When Mohandas was 13, he married 14-year-old Kasturbai Makhanji, a marriage arranged by their parents, as it was the custom of the region. Kasturbai proved to be a devoted wife, an affectionate mother of four sons, a loyal partner and a heroine who followed her husband with dignity and respect through thick and thin.

In 1888, Mohandas left for London to study law and it was during that time that Gandhi studied different religious systems like Christianity and Hinduism. He returned to India in 1891 and in 1893 he accepted a contract by an Indian firm to work in Durban, South Africa, which was also a part of the British Empire. Gandhi was appalled by the racial discrimination, lack of civil liberties and the Apartheid system in South Africa, where anyone who was not white was considered as inferior and treated as a second-class citizen.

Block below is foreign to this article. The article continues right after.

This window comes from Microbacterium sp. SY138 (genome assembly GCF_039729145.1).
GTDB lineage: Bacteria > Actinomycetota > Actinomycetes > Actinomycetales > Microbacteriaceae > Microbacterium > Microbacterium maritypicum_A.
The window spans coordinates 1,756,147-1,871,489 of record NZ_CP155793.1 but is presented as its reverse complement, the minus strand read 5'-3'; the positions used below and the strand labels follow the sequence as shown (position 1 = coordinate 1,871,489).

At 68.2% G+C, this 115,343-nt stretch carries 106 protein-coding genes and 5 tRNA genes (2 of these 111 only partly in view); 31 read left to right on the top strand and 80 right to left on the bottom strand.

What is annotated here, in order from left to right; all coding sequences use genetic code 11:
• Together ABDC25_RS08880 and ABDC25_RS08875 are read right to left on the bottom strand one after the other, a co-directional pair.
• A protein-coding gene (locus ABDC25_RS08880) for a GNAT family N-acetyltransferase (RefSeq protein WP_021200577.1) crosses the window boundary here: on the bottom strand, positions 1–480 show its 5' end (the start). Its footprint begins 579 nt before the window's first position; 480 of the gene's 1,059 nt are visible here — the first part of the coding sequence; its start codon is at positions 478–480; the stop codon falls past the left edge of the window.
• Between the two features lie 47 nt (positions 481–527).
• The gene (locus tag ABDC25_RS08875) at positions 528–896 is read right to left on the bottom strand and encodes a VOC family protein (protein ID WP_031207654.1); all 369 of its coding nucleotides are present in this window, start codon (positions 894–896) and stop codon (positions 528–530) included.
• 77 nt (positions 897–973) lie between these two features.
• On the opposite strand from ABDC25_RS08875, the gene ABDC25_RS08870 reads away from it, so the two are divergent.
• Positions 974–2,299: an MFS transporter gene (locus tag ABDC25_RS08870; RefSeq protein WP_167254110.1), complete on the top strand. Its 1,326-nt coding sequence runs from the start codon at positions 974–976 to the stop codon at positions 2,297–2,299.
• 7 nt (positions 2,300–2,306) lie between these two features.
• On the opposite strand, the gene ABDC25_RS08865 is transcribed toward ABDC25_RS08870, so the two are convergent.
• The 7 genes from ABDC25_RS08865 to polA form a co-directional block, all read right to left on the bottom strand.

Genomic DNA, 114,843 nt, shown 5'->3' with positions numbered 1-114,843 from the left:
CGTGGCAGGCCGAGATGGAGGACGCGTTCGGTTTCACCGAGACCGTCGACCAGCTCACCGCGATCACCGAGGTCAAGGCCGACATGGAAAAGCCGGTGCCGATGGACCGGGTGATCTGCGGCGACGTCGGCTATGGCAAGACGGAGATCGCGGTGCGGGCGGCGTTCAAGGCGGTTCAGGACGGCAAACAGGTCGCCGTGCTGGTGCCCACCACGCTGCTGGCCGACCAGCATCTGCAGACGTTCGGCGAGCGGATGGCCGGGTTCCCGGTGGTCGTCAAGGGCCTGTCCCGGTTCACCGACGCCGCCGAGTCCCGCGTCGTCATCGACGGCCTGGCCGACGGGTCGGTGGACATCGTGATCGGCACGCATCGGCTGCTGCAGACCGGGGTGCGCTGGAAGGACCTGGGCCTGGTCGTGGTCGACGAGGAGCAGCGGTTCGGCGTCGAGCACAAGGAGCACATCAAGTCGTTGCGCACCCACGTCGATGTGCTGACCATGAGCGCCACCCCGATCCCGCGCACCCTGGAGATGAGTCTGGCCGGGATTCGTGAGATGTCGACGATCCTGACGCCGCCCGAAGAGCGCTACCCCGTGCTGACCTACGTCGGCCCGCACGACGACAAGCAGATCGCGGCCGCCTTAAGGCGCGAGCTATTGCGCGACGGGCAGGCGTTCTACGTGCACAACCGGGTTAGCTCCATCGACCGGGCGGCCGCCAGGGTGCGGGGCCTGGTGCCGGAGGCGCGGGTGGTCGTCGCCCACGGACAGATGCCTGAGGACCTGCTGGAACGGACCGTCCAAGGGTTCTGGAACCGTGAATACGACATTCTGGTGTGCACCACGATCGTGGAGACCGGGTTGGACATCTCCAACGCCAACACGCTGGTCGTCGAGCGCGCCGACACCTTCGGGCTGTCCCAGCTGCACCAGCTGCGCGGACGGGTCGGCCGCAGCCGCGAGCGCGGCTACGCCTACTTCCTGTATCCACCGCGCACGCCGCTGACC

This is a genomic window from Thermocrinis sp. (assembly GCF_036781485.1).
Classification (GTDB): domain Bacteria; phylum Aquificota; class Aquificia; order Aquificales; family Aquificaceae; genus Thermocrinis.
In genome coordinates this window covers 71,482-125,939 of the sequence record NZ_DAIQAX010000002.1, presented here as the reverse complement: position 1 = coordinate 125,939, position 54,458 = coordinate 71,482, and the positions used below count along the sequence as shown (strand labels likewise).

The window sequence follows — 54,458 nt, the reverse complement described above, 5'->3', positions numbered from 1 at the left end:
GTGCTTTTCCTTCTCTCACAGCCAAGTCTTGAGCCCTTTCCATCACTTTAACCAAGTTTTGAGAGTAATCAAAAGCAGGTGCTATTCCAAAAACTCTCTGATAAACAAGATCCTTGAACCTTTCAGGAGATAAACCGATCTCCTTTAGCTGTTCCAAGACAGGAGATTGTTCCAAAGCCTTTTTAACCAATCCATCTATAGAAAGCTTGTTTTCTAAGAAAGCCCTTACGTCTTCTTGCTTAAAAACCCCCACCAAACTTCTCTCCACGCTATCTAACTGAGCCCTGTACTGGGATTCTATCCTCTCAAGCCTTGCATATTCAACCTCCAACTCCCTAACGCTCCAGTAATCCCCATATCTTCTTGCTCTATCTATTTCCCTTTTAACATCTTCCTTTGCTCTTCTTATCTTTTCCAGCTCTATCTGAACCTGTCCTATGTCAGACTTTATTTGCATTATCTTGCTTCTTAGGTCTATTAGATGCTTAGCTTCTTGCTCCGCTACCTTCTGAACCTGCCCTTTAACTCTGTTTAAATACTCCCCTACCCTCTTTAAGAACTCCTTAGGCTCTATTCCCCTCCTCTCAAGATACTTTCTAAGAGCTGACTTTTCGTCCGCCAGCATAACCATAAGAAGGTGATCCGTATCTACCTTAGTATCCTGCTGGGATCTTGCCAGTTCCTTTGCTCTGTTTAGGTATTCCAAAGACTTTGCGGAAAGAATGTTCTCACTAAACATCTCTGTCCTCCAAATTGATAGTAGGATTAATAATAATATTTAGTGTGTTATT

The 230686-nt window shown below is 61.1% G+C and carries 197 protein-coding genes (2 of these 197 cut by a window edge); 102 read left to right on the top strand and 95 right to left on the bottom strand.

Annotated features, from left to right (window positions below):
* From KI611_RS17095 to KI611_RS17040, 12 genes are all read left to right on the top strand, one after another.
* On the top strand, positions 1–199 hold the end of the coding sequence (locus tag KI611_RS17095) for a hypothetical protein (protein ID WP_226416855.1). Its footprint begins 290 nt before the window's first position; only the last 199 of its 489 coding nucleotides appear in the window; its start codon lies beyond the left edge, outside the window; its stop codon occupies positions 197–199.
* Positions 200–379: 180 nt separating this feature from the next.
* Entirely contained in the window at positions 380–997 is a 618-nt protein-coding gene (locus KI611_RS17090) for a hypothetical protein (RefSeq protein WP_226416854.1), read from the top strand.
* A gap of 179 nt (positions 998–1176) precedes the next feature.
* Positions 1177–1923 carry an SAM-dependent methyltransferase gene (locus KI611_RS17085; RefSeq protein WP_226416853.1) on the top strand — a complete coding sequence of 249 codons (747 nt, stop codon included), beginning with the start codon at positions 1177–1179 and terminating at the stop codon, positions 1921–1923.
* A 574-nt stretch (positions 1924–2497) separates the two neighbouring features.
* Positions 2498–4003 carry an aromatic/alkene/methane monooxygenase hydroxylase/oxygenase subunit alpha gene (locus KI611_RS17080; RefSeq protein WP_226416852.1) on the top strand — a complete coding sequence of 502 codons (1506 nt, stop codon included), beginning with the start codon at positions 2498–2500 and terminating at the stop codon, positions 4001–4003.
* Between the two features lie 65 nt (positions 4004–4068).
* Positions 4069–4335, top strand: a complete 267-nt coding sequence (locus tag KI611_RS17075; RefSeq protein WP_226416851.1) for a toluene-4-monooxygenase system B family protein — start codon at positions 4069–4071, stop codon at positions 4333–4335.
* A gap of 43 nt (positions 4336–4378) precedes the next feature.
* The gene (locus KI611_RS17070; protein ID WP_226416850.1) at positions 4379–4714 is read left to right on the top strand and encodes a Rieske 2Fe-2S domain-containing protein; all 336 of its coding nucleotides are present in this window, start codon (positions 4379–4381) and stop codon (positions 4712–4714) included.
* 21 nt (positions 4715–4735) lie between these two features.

After spending 21 years in South Africa trying to eliminate injustice and oppression of the weak, and having spent several years in prison for his ideology, he returned to India in 1915 and concentrated on campaigning for Indian independence from the British Empire. In 1920, Gandhi was elected president of All India Home Rule League, and after a long period of political struggles that led to Gandhi's imprisonment on several occasions, India gained independence in 1947 but was partitioned into Hindu India and Muslim Pakistan. Riots between the two countries led to fanaticism and when Gandhi tried to put an end to the bloodshed, he was assassinated on January 30th 1948.

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Gandhi's Philosophy